Whitby farmer switches beef breed to build resilience to change

Livestock farmers with stock born this year are rearing animals without any real certainty about what markets they will serve and how much they will be worth in the post-Brexit era.

Guy Prudom who farms near Whitby. Picture by Tim Scrivener/AHDB.

For some time the message from industry groups representing each agricultural sector has been for farmers to fully realise their production costs and to adopt ways of carrying out their work more efficiently.

In that vein, dozens of farmers are expected to attend a free event on Guy Prudom’s farm near Whitby on Friday, July 13 to gain an insight into how he has improved grassland management on his rented acreage as part of the Agriculture and Horticulture Development Board’s (AHDB) Strategic Farmer project.

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Mr Prudom, 48, runs almost 200 suckler cows on his farm which he supplies to meat processors Dovecote Park at Pontefract to go on supermarket shelves.

He also managed 350 acres of arable land to produce homegrown feed rations for his herd.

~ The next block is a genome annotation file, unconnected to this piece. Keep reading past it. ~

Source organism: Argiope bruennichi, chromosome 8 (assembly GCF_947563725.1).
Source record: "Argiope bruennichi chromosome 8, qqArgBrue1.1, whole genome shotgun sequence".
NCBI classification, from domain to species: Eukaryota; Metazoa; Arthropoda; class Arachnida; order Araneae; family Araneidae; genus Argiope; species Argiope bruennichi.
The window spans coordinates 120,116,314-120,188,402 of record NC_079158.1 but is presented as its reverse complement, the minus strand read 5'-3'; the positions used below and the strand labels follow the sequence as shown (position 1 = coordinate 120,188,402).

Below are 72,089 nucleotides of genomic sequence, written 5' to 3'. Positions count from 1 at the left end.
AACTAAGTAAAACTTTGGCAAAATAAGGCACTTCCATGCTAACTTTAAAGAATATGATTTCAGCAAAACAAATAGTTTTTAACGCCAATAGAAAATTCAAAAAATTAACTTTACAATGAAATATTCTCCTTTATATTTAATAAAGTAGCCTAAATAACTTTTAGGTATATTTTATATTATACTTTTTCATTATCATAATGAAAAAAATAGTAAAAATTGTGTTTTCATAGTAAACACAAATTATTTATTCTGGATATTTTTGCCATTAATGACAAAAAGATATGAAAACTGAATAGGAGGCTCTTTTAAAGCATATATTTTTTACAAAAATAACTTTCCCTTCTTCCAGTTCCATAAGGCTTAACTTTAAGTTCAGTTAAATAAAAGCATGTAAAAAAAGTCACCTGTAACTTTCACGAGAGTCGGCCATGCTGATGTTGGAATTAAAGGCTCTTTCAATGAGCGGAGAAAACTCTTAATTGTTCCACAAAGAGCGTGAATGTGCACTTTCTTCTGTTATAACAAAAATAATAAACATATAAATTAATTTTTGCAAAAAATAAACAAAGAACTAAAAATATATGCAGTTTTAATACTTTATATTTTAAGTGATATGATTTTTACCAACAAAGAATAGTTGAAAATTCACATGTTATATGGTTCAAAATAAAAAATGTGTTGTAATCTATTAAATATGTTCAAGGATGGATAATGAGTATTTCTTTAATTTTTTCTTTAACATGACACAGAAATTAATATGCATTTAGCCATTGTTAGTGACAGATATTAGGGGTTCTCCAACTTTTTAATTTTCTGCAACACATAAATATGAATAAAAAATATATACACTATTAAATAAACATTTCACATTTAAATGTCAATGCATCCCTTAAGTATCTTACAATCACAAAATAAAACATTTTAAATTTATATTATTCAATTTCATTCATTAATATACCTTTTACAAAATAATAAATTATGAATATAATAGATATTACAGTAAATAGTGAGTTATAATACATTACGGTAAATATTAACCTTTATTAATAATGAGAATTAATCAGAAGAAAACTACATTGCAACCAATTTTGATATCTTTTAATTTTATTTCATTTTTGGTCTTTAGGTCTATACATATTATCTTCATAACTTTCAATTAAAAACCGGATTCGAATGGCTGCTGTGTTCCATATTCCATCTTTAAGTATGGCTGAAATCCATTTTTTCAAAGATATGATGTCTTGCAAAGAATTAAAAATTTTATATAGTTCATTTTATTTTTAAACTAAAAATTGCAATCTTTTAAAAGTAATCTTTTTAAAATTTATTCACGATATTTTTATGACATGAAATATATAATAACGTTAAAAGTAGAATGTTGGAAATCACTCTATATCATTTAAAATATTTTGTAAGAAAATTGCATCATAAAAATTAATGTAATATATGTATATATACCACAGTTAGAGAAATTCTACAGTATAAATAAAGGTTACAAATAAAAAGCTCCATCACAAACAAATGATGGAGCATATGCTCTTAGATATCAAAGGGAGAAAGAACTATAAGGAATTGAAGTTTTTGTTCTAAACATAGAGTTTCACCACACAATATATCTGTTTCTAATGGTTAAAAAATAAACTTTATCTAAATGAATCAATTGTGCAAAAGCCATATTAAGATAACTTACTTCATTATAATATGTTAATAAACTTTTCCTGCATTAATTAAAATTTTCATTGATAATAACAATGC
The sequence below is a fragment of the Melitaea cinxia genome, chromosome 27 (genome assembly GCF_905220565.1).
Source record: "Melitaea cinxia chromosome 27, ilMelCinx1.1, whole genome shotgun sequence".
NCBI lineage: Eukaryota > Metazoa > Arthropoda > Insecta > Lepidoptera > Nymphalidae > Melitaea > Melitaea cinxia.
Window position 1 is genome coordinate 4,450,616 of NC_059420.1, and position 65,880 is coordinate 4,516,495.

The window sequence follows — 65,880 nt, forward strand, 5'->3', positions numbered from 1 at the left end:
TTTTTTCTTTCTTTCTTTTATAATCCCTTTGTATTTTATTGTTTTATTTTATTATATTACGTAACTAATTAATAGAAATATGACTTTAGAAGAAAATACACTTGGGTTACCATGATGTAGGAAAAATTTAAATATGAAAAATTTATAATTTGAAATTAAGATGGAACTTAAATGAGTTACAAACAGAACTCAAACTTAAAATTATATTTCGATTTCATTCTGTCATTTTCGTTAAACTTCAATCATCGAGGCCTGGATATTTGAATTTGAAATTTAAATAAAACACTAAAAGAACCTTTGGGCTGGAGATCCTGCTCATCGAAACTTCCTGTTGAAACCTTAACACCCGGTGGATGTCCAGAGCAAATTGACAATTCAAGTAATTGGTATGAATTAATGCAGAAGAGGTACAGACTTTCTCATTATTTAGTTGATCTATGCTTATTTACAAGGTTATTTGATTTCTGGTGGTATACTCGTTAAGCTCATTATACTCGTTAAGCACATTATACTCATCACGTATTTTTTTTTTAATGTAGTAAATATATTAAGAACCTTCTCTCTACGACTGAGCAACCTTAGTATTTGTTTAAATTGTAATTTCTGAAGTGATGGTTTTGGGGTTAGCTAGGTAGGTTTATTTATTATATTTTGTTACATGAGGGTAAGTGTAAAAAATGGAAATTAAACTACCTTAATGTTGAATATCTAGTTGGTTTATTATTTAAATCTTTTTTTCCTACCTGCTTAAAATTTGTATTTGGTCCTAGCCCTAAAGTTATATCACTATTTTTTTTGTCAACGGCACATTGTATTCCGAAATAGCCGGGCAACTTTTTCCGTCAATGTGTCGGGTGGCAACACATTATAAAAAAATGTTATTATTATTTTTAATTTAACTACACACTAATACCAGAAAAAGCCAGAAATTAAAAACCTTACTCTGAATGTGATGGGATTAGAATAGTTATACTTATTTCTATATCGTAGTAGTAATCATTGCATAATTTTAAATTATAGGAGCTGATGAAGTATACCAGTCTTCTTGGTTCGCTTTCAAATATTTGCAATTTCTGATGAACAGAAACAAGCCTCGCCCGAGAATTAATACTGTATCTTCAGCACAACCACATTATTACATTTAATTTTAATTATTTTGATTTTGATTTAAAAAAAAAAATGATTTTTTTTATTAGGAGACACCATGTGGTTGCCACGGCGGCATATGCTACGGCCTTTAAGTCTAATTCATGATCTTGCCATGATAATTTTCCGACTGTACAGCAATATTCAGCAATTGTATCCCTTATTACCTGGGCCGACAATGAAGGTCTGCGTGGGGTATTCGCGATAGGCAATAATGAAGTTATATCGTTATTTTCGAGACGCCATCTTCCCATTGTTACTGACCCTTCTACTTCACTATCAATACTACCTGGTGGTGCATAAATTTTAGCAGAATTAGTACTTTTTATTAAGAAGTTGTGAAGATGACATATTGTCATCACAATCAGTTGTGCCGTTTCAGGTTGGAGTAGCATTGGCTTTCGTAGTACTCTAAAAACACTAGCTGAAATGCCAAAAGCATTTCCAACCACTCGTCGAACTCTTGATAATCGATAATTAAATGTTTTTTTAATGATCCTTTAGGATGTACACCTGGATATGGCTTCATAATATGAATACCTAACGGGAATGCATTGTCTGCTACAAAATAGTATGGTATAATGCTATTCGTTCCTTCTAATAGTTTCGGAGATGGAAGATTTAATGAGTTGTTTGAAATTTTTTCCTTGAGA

His is a spring calving herd consisting predominantly of Simmental cattle but he has started to introduce Stabilisers, an increasingly popular breed for its more manageable size and ease of calving.

It is a move which is intended to save him money in the long run as their smaller size - typically growing to around 650kg - means they are a better match for the feed that can derived from the farm’s crops and grass.

He said there was a nervousness about farming’s future profitability as he fears British agriculture will be the “sacrificial goat” in trade deals with other countries because Britain can afford the cost of importing more food.

“We don’t know what’s going to happen. As an industry, we’re all a bit nervous,” Mr Prudom said as he went on to explain how he was approaching the uncertainty.

“I’m trying to get a grip on costs, that’s the most important thing I can do. It’s vital because we always seem to be chasing our tails. A lot of farmers are running round two or three jobs and by the time they get home and spend time with their family they have nothing left.

“I’ve been benchmarking the herd’s performance for years through AHDB but I have never tried to drill down as far as what we are trying to get down to now.”